Ah, next to politics, dating is a dangerously delicious game, a genuine test of guts, brawn and cunning – a true power game that puts everyone’s mettle to a test.
Electoral promises are like romantic promises – made to be broken. Still, what person in his right mind could resist the temptation to potentially meet Mr. Right or Ms. Perfect? Dating is exhilarating – it can even compare to Darwin’s process of natural selection. Or was it Plato’s? And no one will deny that dating is the precursor of beautiful relationships. As long as we keep a good head over our shoulders, we should be able to enjoy the benefits of this dynamic process.
People like to dabble in the dating game – and it’s not solely for romantic goals. Many are in it just for companionship and friendship. Intellectual beings like to spar and trade knowledge, sports-minded enthusiasts like to find someone they can cycle with or play the love-30 match in a tennis game.
The art of seduction has never been this tantalizing and accessible. We’re spinning with much more verve than what previous generations could muster. Can’t find a date? No problem. Step into a restaurant where a speed dating session is on. The internet is a big help too. For a modest subscription fee, you gain access to an inventory of “goods”. With so many types of bread on the shelf, you’re liable to pick one you like. It’s a respectable meat market – of sorts…
Knowing how many millions of lonely people are out there, anyone with enough entrepreneurial flair can build a dating web site and watch his conversion sales leap. For those who are serious about finding a significant other and who have oodles of cash to spare, they go to boutiques that specialize in this service. Their well-heeled customer base is impressive and they have richly decorated offices (are those curtain rods real gold?).
We forget the name but there’s this very expensive, downright exclusive, and utterly elitist matching service in California that will match say, an Italian wine producer with an American socialite if requested. Declarations like, “I don’t care if it costs thousands of dollars, just find me that person” are customary and you won’t see order-takers bat an eyelash.
Dating: Dressing in Your Sunday Best
It’s also called putting your best foot forward. In the initial stages, dating is like a subtly competitive game with no time-out for error. First impressions matter – truth is they weigh a ton. So the first encounter better be an attention-grabber, because if it isn’t, there won’t be a second time.
Man: I’m an investment banker, but not your ordinary investment banker. My company is only interested in people with a billion dollar portfolio. We don’t service your typical CEO anymore – they’re a dime a dozen. We refer them elsewhere. What about you?
Woman: I’m a brain surgeon. But I don’t do the entire brain which is kind of boring when you’ve been doing it for years. I tend to take only surgical cases that focus on the hippocampus. Maybe once in awhile I’ll take parietal lobes – but they’re not as challenging as the hippocampus.
Hmmm…dating has become what Maureen Dowd (Pulitzer Prize New York Times columnist) calls “experiments in identity.” The world has a Dorian Gray, a Great Gatsby and a Tom Ripley. Ripley’s philosophy was “better a fake somebody than a real nobody.”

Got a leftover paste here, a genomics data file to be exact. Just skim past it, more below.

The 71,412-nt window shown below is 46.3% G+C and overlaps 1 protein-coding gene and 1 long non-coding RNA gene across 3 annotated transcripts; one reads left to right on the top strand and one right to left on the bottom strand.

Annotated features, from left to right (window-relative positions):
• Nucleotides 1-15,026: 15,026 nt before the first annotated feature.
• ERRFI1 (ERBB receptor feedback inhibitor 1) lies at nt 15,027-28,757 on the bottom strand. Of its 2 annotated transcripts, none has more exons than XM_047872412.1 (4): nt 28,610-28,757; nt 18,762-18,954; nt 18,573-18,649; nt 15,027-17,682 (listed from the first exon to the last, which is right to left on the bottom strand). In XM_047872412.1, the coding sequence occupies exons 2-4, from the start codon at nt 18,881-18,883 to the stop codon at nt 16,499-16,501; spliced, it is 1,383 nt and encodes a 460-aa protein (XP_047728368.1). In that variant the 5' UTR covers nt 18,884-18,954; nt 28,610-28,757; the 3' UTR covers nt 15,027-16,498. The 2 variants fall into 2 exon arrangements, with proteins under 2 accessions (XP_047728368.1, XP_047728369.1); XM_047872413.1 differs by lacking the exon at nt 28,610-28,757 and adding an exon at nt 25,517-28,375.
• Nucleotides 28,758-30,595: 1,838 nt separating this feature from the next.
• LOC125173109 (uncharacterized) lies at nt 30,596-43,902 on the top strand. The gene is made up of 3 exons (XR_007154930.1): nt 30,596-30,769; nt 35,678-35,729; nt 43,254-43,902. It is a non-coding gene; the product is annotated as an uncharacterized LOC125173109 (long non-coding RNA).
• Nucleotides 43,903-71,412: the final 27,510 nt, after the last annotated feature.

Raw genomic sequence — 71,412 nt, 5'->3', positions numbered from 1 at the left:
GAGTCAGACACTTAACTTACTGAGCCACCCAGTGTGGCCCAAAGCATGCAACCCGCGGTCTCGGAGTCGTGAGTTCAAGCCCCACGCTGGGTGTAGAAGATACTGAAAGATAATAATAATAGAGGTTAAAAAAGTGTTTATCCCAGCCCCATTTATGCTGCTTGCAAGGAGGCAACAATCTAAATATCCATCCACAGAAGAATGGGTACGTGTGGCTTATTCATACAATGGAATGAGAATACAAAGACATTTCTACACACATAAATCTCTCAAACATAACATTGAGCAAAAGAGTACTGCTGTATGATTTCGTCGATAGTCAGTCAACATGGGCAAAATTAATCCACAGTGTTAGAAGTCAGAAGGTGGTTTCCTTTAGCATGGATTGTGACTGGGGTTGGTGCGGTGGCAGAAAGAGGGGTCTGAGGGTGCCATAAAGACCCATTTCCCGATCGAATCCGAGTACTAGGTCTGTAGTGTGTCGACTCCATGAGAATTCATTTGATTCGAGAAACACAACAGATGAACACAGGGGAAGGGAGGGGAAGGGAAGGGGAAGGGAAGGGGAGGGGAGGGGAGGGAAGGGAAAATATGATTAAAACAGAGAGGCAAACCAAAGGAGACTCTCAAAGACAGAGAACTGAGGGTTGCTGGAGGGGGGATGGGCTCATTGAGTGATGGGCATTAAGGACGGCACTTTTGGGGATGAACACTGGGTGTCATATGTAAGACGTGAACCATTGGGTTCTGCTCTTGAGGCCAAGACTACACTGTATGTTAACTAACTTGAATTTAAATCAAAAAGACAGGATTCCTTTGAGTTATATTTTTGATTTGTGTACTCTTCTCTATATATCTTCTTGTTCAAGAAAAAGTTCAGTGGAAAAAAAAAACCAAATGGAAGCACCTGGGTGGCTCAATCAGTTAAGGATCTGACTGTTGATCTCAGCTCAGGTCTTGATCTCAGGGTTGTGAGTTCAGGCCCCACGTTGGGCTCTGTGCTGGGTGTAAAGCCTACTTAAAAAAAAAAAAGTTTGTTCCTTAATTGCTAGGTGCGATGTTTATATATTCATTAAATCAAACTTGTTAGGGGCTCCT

Dating is playing hide-and-seek. The first three to five dates are an exploratory tour. Then you learn to peel off the layers. The dye fades, so does the bragging. And if you’re smart, and want a sixth, seventh and many more encounters, you’ll come clean. “Did I say I was an investment banker? I must have been high. No, I meant, I WANT to be an investment banker. I’m a teller working my way up, of course.” And if you’ve fallen for this future investment banker because he’s a real gentleman with private school manners that compensate for his bugs bunny teeth, you’ll condone his little white lie and say, well, the point is banker or teller, he’s still counting other people’s money.
Pray tell, how can we succeed in the dating game? Since we thrive on relationships and want our lives to work the way fate designed it, knowing the ropes can’t hurt. What do the experts recommend?
- I, me and myself: a big no-no. Unless you won the Nobel Prize for Peace or are a gold medal champion in the Olympics, avoid talking about yourself. Show interest in your date. “What book are you reading these days” may seem like an over-used and corny question, but you steer the attention away from yourself.
- Don’t put too much emphasis on tradition. Yes, men normally pick up the tab but if you’re a contemporary, liberal-minded woman, you’ll offer to split the bill. Your date will appreciate the gesture and may refuse, but he’ll remember that. After all, he too has school loans and car insurance to pay.
- Talk intelligently. Be aware of world and local events and why there’s global warming. If you keep talking about the rivalry of Britney Spears and Paris Hilton, you really run the risk of becoming a bore. Remember, talk ideas, not people.
- Don’t take advantage of your date, even if he tells you he’s the son of a textile scion. The Ritz Carlton is a glitzy setting but don’t demand that you be taken there.
- There are certain things better left unsaid. If you have a dysfunctional family, don’t volunteer the information – not on the first and second dates anyway.
- Even if you haven’t had sex in three years, don’t jump in the hay on your first date. Keep this advice topmost in your mind.
- Practice safe sex.
- The first few dates should be at a neutral place – a public place. Not your place or his. Be safe or be sorry.
- If you’re the man, call your date the next day and tell her how much fun you had. If you’re the woman, don’t call. Don’t ask us why. It’s just our gut instinct. We’ll repeat: resist the urge to call him, even if you know deep in your heart that he’s Mr. Right.